Thursday, January 11, 2007

Augh, so true. Although, living on campus for 4 years, I was never such a starving college student as to eat ramen for every meal (that's Santiago's territory), I definitely ate my fair share, generally cup of noodle (not the traditional cellophaned ramen brick, but the little styrofoam cup that I feel sooo comfortable putting in the microwave). I have fond memories of oversleeping for brunch, borrowing Laurel and Amelia's hotpot, and brewing up a nice sodium filled breakfast.

Ramen noodles, by contrast, are a dish of effortless purity. Like the egg, or tea, they attain a state of grace through a marriage with nothing but hot water. After three minutes in a yellow bath, the noodles soften. The pebbly peas and carrot chips turn practically lifelike. A near-weightless assemblage of plastic and foam is transformed into something any college student will recognize as food, for as little as 20 cents a serving.

There are some imperfections. The fragile cellophane around the ramen brick tends to open in a rush, spilling broken noodle bits around. The silver seasoning packet does not always tear open evenly, and bits of sodium essence can be trapped in the foil hollows, leaving you always to wonder whether the broth, rich and salty as it is, is as rich and salty as it could have been. The aggressively kinked noodles form an aesthetically pleasing nest in cup or bowl, but when slurped, their sharp bends spray droplets of broth that settle uncomfortably about the lips and leave dots on your computer screen.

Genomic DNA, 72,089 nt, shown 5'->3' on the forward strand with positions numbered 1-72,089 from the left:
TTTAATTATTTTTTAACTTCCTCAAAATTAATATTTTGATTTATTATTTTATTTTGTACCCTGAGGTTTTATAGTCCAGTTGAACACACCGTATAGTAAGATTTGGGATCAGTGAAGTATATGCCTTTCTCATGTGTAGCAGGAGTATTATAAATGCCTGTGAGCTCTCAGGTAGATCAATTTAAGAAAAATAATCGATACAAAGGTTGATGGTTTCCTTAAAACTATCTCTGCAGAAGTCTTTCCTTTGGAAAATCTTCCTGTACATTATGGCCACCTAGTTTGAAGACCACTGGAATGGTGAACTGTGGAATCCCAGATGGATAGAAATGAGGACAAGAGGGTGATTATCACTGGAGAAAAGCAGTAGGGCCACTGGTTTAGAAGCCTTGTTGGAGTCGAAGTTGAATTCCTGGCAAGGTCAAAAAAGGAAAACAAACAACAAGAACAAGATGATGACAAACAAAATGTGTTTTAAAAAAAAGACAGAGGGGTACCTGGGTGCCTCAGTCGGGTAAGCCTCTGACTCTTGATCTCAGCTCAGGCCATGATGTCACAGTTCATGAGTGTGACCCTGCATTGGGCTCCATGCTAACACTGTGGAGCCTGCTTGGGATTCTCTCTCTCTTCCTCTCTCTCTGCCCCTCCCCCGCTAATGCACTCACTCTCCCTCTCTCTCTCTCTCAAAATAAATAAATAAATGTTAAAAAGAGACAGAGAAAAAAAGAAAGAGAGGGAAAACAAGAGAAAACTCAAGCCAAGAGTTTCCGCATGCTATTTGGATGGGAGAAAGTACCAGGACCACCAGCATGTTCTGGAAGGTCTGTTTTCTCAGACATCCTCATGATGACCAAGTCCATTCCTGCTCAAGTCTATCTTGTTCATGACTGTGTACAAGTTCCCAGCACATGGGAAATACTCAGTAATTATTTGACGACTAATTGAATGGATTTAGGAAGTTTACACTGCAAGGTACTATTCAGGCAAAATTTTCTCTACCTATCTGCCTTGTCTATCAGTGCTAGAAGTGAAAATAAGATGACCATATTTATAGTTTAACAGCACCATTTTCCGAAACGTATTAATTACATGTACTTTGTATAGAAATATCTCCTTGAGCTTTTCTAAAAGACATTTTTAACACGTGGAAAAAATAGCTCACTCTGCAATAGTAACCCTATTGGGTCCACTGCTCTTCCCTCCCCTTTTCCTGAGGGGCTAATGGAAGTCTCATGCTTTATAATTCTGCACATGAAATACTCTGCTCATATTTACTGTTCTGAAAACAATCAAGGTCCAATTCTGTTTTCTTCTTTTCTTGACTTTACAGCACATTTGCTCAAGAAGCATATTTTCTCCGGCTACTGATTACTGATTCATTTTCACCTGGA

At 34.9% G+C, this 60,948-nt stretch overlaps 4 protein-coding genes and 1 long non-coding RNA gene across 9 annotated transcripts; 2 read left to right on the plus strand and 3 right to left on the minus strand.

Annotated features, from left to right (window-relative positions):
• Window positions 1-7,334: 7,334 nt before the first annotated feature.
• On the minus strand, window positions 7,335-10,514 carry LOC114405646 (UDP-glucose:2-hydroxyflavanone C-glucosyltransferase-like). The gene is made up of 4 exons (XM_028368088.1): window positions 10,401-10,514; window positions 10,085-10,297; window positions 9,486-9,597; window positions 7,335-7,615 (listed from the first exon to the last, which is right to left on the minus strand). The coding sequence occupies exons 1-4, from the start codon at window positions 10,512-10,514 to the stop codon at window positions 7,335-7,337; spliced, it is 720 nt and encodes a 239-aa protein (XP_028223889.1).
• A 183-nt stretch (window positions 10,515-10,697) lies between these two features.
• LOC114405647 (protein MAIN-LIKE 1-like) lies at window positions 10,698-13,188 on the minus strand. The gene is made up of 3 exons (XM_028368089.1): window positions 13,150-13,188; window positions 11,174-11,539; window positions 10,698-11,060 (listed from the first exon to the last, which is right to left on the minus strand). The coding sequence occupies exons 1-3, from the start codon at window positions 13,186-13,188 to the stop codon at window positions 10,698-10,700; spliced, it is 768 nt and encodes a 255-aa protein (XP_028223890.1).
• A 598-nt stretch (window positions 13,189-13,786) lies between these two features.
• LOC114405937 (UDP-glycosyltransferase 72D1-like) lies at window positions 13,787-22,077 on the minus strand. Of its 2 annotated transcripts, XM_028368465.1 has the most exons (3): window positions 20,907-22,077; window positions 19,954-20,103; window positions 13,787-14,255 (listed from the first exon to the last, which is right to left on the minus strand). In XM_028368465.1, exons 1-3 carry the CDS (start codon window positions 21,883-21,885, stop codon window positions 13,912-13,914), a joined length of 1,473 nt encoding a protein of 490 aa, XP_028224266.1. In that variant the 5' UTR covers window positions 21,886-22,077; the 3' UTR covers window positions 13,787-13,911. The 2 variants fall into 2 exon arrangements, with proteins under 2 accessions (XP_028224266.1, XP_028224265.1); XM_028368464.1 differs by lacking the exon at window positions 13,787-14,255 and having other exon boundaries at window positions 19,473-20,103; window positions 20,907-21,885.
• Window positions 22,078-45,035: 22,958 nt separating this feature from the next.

Now I think about it, the article should think about those cup of noodles. They require even less than ramen - you don't even need a freaking bowl! It also doesn't even consider EasyMac. No one eats regular mac'n'cheese any more in college - who has fresh butter and milk sitting around? It's definitely in ramen territory as far as ease goes.

So take that, Times editorialist. You really don't know your instant noodles - although you can write about them rather eloquently, so I'll give you that.

On an unrelated note, Times online has this feature where you can press alt and click on any word and get a definition or encyclopedia entry. That's pretty cool!


Silvs said...

hey so i had no idea you read my blog. and all of a sudden i saw these random comments. sorry for never responding. hope i didn't come off as a flake.

Anonymous said...

Hey Em. I put a dash of chili paste and rice wine vinegar + sliced mushrooms and celery in my Top Ramen. It becomes something resembling hot and sour soup.